The Day I Learned Math Wasn’t Alright Anymore

Fri, 07/10/2015 - 19:44 -- avycado

The day I learned math wasn’t alright anymore was the summer after the third grade.

Skipping alongside my sister and my father in the scattered shade and into Haskett Branch,

We were free to explore the labyrinth of all beloved books:

worn-out, gently used, or in excellent conditions.

The library, my sanctuary, was fun - and in my yes no maybe so mind,

math was alright.

I never downright made the declaration, “UGHHH, I HATE MATH!”since

math was alright.

 

And since I felt good, decent, and alright, I picked up:

three books about a girl with choppy red hair,

two books about a brother and sister who went on adventures,

 

and a picture book about a little boy who stood alongside huge numbers.  

He had the most triumphant smile a cartoon could carry, and I was so eager for that to be me that I decided to borrow it,

And was set on uncovering the mystical forces.

 

After reaching my limit of five and parading to the self-checkout with a sudden desire,

I scanned my selections with the signature sound:

beeep. KER PLUNK...beeep. KER PLUNK...beeep. KER PLUNK…

 

I paced the area and went to get my father and sister,

who always ended up near the biographies.

 

On the car ride home we treated ourselves to red and blue slushies, as we always did,

and once I passed the door I carefully took my books to my room.

 

Dangling over my bedside, I flew through the books about the girl with the choppy red hair and decided to postpone my adventures until dinner was over.

 

And so I began reading the book about the little boy and the numbers,

my expression softening in the first half when the child expressed how math was scary-

fractions, inequalities, translations, the whole third-grade pick of topics

I have both attempted and ignored:

Did I pay attention?  I thought I tried, but I can’t seem to remember.

Remembering was equivalent to asking me

what pi was: It sounded distantly familiar,

but my internal calculator flashed ERROR.

 

I flipped the next page, and took in a drawing of the child holding his hands against his delicate ears, and the numbers that seemed insignificant

on the cover were now magnified,

a bright yellow 7 on his left and and an intimidating blue 2 on his right.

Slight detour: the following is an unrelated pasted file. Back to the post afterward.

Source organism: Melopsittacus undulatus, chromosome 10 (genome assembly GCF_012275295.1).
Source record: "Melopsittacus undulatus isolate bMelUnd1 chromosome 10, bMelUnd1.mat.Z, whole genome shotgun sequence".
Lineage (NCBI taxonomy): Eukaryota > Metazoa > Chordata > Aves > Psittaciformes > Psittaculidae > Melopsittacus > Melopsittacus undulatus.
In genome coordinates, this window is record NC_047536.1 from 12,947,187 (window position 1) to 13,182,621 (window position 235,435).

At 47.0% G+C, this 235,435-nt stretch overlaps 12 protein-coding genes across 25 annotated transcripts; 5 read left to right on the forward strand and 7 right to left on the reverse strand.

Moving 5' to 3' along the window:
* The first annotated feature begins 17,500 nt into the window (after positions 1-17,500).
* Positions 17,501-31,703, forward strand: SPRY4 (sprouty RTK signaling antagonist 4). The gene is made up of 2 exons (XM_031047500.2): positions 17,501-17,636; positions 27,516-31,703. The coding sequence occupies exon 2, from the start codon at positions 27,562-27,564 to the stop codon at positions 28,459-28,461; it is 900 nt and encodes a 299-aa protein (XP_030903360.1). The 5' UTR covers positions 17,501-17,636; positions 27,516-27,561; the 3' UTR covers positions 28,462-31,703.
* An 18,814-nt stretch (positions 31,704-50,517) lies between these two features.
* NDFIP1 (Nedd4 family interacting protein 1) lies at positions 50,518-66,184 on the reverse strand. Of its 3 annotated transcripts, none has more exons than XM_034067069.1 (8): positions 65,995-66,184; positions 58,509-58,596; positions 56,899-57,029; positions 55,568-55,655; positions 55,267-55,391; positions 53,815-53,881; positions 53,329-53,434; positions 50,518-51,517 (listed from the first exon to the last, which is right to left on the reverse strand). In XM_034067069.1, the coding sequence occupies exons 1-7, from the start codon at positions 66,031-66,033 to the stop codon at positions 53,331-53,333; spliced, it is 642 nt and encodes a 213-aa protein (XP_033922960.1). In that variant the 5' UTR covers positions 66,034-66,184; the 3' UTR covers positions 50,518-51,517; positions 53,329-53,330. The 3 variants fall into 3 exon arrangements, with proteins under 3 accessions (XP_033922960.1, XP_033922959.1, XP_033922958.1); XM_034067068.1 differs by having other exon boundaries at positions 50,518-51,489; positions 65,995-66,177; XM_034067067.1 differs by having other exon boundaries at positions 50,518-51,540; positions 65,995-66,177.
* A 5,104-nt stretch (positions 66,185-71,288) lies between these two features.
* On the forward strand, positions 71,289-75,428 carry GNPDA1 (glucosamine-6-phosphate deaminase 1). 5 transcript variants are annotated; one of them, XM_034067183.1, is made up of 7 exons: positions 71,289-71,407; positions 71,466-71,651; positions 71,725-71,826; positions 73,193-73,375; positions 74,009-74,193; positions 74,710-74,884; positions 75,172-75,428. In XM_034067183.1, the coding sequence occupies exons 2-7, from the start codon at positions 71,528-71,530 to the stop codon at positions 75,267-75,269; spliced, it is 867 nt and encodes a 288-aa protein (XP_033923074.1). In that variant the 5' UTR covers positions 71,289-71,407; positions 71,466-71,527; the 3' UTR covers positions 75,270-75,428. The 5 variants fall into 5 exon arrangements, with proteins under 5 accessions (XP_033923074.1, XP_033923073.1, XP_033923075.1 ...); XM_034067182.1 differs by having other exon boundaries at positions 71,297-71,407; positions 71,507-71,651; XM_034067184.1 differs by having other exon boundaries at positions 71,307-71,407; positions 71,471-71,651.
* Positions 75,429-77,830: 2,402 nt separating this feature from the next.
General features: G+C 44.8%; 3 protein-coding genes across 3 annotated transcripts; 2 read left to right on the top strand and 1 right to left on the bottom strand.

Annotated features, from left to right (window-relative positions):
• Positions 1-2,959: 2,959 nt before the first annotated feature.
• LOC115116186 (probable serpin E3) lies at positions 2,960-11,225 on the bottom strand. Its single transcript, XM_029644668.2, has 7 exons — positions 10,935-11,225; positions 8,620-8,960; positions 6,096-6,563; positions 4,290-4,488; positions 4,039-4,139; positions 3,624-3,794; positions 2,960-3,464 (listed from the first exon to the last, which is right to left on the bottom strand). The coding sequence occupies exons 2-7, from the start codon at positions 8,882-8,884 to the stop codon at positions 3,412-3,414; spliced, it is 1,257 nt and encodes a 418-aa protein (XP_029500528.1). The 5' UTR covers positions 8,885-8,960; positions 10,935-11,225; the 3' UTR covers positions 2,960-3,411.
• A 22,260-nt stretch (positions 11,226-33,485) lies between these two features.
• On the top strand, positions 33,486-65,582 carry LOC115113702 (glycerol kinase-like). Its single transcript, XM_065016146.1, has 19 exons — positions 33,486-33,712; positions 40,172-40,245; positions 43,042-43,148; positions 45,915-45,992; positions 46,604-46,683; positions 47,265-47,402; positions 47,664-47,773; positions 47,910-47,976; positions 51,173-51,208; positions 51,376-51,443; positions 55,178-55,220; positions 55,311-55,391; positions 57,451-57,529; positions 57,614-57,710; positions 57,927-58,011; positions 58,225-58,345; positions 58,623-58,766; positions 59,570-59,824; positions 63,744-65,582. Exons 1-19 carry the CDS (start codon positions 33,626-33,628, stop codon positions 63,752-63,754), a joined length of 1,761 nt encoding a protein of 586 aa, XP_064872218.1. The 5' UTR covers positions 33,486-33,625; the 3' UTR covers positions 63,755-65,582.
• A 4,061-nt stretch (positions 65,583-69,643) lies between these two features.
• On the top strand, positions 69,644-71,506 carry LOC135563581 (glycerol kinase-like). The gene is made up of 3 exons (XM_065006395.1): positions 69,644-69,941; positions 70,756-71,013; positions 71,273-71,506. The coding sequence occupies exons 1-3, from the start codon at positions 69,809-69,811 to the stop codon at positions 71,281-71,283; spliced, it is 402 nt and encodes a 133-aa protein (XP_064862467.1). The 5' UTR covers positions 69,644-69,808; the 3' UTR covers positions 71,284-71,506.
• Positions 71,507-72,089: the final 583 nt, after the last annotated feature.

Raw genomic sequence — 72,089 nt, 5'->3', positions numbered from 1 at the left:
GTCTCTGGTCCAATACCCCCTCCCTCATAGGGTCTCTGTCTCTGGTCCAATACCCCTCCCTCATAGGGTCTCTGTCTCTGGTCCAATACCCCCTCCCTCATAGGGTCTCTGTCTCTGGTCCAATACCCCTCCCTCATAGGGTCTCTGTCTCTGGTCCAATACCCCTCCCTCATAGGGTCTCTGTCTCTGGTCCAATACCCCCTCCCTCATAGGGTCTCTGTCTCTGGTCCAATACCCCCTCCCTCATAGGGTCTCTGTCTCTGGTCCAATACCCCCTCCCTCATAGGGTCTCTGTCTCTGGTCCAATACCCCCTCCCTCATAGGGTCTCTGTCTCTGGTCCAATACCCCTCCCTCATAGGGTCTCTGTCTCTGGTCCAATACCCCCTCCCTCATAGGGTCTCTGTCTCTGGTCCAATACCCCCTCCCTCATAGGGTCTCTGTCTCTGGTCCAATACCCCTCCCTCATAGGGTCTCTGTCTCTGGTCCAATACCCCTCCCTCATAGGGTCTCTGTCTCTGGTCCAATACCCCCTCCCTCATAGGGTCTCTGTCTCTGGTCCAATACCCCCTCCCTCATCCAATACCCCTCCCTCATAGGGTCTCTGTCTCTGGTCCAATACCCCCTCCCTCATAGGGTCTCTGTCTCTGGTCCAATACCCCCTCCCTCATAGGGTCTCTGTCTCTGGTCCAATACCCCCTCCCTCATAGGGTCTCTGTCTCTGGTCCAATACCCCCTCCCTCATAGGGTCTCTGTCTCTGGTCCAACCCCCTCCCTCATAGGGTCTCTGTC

He looked hurt, and they looked like the reason why.

Lines slashed between the number 2 and 7, they were running circles around the kid, taunting his inability to find solutions as needed,

all behind a backdrop of desolate shades of black and blue.

 

The word MATH was made out of stone, and stood strong, uplifted from the ground in an exclamatory red.

 

I took in the image for about five minutes, and even though it was a brief interval of time,

the picture book that was once inspiring was now left unfinished,

 

and certainly not forgotten.

 

From that moment on, Math became the stranger, the taunter, the weakness.

Math was associated with inferiority, simple and complex questions

attempted but unsolved-

Riddles brimmed with probability and integers were not “fun,” and

Challenge problems continued to be a challenge.

 

Starting from the fourth grade through the middle school days

she was average in arithmetic, B’s were the highest she could ever hope for.

Flash-forward and she’s sitting in the back of an Algebra 2/Trig. class,

dry, shiftless eyes hollowed out with the apathy

she never knew she could wield.

Quizzes and tests alike were stained with scarlet streaks signifying

her incompetency.

B’s, C’s, D’s, & F’s alike crept underneath her perfectly painted fingernails,

while her thoughts emptied out silently,

in the loud classroom.

 

When she switched from HP to P, however,

at least she was welcomed back into the familiar territory of the B’s.

 

Flash-forward, and she’s sitting in the front of a Pre-Calc. class;

now she asks more questions,

now she understands concepts more,

now she feels more capable.

This poem is about: 
Me
My family
Poetry Terms Demonstrated: 

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